Review Summary: No one captures the spirit of youth like Dashboard Confessional.
It took me soo long to get into Dashboard Confessional. My friend loved them and would always put them in the stereo at the wood shop where we work, and I would just hate it. I had the state of mind that most people have for Dashboard, that they just sound so mainstream and wussy. Slowly but surely, I started to tolerate them, then moderately enjoy them, and now I love em. This was odd, because at the same time I was starting to turn away from mainstream rock that I had listened to for years.
Prior to A Mark, A Mission, A Brand, A Scar, Dashboard Confessional was basically just Chris Carrabba on his acoustic guitar. For this album he picked up a full band, which is a good thing, because Carrabba’s acoustic work wasn’t going to get him much farther. There’s nothing offensive about Dashboard; clean guitars, nice vocals and harmless lyrics give them an undeniably mainstream-friendly sound. One must look deeper than the docile surface to find what makes Dashboard great. What makes this album and Dashboard great is the emotion. I’ve heard people call Dashboard emo, and although Dashboard doesn’t really fit what I consider to be emo, if you think emo is simply ‘emotional music’, than I couldn’t agree more.
Carrabba captures the emotion of young love perfectly. We’ve all thought we were in love back when we were 12-17 (some of us still are), and remember how happy and excited we were when we would talk to our ‘lovers’ on the phone or AIM or whatever. Sounds ridiculous, I know, but that’s what it was. We were on top of the world, we had everything figured out, we knew what love was, despite what our parents said. I remember sneaking around because my parents didn’t want me to have a girlfriend. I’m sure you all remember how happy you were just to hang out for a while with the one you liked. “Hands Down” brings me back to that time, with quick, hushed riffs during the verse and lyrics like “Your legs are smooth as they graze mine”, and “let’s not get busted”. And “Hands down this is the best day I can ever remember”. Another great song is “Bend and Not Break”, with softly sung lyrics like “Just hold me close to you”. The lyrics are immature and cheesy, but that’s what young love is, isn’t it?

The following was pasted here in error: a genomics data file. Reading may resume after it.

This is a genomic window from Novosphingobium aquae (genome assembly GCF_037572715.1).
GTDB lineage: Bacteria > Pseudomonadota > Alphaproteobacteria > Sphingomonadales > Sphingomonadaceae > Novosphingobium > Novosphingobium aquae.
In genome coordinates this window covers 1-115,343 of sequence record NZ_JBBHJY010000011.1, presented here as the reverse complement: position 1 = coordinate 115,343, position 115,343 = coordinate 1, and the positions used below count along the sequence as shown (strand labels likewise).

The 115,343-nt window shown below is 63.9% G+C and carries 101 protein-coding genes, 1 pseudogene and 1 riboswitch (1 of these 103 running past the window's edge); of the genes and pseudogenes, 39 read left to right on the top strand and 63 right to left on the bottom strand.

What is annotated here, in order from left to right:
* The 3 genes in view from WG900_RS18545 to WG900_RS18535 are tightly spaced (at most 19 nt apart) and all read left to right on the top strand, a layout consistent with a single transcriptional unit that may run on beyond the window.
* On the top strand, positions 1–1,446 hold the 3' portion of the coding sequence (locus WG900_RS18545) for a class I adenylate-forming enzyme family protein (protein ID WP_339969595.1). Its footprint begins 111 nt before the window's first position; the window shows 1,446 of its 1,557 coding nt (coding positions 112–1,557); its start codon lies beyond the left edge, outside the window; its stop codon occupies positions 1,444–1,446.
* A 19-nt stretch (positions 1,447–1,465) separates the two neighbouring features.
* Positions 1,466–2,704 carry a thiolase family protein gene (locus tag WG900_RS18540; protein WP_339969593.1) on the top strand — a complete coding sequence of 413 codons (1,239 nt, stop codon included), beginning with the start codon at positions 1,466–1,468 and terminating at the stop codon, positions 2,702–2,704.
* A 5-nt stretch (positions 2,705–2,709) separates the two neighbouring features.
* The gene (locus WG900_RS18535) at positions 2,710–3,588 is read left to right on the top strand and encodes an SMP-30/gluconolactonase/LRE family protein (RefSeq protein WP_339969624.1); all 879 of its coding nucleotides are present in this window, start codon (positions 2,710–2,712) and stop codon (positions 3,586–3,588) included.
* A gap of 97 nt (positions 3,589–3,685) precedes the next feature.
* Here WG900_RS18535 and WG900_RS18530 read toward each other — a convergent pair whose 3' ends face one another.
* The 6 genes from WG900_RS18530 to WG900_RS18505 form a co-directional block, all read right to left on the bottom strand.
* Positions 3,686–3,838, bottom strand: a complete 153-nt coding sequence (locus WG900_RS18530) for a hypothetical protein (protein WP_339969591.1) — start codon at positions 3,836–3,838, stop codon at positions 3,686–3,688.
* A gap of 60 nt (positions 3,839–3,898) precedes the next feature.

Not long after we found ourselves ‘in love’ in our early teens we found what it was like to get hurt and have our hearts get ‘broken’. There’s no one better than Dashboard at making songs about breaking up and heartache! “Carve Your Heart” features a quiet organ with quiet riffs that gives the song a downcast feeling as Carrabba sings “Man it takes a silly girl to lie about the dreams she has, Lord it takes a lonely one to wish that she had never dreamt at all”. The song that most people are familiar with on A Mark, A Mission,… is “Ghost of a Good Thing”, which is dominated by Carrabba’s beautiful falsetto. This song is so heartfelt, I don’t really know how to explain it. The harmonies and soft guitars make the song very catchy as well, I find myself trying to sing along every time I hear it.
Dashboard shows the angrier side of our youth as well, with songs like “Rapid Hope Loss”, which has a cheeky, arrogant, and mean feeling. The riffs are innocent and catchy, but Carrabba sings and sometimes yells lyrics like “Cause now that I can see you, I don’t think you’re worth a second glance” and “So much for all the promises you made, they served you well”. Other great songs on this album are “So Beautiful” and “Hey Girl”, both of which perfectly embody the passion and naivety of youth.
After hearing this album I always feel a little younger and I am reminded of a simpler time, when the only things I had to worry about were girls and hoping my parents won’t find out that I snuck out the night before. Now I have college and a job and am always out of money and really have little time for chasing after girls. Yes those years were ridiculous, and I’m not saying I’d rather be 14 again, but it’s nice to remember, huh?